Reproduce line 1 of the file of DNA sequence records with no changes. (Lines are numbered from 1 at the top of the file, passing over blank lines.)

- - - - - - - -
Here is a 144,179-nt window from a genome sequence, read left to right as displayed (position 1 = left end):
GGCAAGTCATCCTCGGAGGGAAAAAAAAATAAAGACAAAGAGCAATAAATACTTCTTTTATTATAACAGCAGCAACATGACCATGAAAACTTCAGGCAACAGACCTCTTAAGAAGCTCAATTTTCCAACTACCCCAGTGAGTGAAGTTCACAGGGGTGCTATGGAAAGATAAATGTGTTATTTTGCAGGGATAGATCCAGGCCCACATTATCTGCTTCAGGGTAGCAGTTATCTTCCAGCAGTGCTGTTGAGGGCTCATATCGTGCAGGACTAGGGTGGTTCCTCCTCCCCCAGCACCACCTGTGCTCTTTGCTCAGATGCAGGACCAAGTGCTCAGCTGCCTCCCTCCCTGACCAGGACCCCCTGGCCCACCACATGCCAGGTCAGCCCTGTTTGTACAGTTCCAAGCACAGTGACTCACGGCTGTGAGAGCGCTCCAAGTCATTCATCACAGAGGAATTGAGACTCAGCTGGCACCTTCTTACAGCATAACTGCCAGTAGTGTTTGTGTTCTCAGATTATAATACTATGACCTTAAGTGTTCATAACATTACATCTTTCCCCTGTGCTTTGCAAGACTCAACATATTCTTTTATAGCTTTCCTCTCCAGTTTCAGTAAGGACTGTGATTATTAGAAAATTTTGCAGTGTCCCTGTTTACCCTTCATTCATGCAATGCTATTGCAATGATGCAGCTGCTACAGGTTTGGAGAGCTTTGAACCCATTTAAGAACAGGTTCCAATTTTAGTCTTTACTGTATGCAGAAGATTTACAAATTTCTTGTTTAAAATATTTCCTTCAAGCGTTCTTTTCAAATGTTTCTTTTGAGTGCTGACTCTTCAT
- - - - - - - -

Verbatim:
Here is a 144,179-nt window from a genome sequence, read left to right as displayed (position 1 = left end):